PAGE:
I get it. The original guys built the KISS machine. The original guys created that KISS history. You can’t take away what they all built. That doesn’t mean KISS should have stopped after Peter Criss left. They shouldn’t have stopped after Ace Frehley left. There’s a run of great KISS albums that wouldn’t exist if that had happened. Think of Creatures of the night, Lick It Up, Animalize, Crazy Night, and Revenge. Those are good records. Are they on the same level as the first six studio albums? No, not at all. They’re different. Those are KISS albums made at a different time. For me, those fist six KISS records can’t be matched. At the same time, I appreciate the 80s albums (and, in fact, all of the post-make-up albums) for what they are. They represent KISS in that moment.

KISS is a great band. KISS is a legendary. Are they the greatest band ever? That depends on who you ask, but there’s no taking away the legacy KISS will leave behind. There’s no denying the chunk of music history they represent. There will never be another band like KISS. It just won’t happen. That doesn’t take away from any other band, that doesn’t mean there aren’t better bands, that doesn’t mean KISS is anything more than a band that carved out a notable place in music history.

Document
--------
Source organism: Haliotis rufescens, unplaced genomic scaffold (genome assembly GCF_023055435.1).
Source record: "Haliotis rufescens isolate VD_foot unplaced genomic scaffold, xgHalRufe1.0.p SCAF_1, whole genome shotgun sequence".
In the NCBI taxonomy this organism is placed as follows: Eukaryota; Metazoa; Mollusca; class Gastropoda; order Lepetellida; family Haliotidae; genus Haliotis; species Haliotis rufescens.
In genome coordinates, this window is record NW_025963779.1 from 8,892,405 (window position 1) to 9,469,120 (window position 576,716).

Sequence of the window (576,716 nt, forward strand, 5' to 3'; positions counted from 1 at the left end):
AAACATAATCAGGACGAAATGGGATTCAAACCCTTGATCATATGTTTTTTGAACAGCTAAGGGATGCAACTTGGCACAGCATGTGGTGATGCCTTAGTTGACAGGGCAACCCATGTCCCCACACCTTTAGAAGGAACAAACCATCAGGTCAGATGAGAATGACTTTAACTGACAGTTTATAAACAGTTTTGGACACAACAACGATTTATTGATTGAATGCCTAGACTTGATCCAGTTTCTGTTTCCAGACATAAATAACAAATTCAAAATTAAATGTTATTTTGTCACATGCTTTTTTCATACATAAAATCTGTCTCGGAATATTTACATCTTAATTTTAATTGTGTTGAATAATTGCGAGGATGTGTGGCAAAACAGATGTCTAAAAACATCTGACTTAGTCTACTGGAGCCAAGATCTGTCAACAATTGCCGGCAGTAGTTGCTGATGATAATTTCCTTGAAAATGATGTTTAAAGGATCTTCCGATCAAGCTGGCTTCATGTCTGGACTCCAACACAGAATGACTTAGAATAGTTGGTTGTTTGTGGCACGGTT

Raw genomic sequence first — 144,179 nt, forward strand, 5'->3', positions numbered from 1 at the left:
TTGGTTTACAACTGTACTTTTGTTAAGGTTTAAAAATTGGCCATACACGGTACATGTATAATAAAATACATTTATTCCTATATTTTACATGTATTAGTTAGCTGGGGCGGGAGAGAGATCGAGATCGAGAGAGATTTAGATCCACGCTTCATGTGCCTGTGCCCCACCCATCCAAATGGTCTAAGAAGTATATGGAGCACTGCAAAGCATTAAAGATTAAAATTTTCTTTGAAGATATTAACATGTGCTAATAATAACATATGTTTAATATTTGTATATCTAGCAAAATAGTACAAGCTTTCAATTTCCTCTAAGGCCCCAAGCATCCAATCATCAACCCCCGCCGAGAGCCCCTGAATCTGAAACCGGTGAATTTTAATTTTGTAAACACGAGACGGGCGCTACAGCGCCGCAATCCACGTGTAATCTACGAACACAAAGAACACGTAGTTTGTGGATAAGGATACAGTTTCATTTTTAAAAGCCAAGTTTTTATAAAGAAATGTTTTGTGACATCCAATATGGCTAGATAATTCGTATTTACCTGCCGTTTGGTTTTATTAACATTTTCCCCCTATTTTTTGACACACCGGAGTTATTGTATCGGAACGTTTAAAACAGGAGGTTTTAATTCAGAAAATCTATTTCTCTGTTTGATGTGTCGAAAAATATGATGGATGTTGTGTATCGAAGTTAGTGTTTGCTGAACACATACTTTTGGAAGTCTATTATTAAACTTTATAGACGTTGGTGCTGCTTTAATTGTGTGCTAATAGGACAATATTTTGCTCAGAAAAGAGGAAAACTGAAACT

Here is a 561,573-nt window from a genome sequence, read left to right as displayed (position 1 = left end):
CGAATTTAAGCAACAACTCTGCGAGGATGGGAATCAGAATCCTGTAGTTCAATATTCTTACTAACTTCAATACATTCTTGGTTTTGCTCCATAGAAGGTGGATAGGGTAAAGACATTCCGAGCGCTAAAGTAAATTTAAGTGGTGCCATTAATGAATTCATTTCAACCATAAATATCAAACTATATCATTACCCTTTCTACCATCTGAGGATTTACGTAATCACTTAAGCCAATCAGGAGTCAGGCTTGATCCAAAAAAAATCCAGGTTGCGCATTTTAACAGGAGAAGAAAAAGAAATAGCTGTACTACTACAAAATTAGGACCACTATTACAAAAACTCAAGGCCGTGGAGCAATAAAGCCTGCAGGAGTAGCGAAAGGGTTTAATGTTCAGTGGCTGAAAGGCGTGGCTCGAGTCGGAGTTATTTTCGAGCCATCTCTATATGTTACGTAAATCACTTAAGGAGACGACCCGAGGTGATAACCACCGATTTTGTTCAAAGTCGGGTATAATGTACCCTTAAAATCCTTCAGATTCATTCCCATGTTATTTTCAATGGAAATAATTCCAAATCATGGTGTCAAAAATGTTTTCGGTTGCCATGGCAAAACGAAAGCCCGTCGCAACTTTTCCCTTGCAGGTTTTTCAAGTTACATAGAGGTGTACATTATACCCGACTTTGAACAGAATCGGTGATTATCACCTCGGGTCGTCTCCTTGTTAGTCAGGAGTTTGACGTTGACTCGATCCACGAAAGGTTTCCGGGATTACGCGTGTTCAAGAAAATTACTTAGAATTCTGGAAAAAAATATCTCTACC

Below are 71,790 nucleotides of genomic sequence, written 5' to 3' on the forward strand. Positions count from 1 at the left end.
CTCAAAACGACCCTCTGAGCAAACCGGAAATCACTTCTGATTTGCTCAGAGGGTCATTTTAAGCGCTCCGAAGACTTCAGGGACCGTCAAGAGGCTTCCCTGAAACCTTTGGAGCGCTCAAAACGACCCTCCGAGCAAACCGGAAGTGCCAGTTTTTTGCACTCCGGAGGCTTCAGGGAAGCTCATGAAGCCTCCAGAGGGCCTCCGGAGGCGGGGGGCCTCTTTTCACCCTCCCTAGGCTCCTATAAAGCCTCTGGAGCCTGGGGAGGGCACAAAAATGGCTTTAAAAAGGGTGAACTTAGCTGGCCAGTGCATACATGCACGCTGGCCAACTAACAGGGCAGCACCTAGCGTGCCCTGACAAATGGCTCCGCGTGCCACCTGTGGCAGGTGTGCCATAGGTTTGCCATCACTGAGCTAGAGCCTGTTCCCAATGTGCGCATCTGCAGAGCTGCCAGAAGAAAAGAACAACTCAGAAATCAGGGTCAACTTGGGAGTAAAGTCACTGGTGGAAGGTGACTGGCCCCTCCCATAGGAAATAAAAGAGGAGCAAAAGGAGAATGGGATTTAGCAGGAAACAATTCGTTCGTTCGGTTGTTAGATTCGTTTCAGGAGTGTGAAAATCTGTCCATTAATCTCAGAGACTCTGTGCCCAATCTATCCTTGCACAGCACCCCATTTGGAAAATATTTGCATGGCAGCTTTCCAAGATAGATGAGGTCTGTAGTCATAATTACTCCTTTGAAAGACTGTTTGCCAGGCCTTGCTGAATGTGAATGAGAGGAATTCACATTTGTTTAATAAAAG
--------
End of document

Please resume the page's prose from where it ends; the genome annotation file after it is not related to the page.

So, yeah, One Last KISS, the End of the Road tour is bittersweet. I’m happy I supported the band through the years. I’m happy to have been a part of that experience. When they finally take off the make-up, hang up leather, put away the bombs, and call it a day, I will have my KISS records and other cool KISS stuff to remember what they brought to the world of music, and what they gave me personally.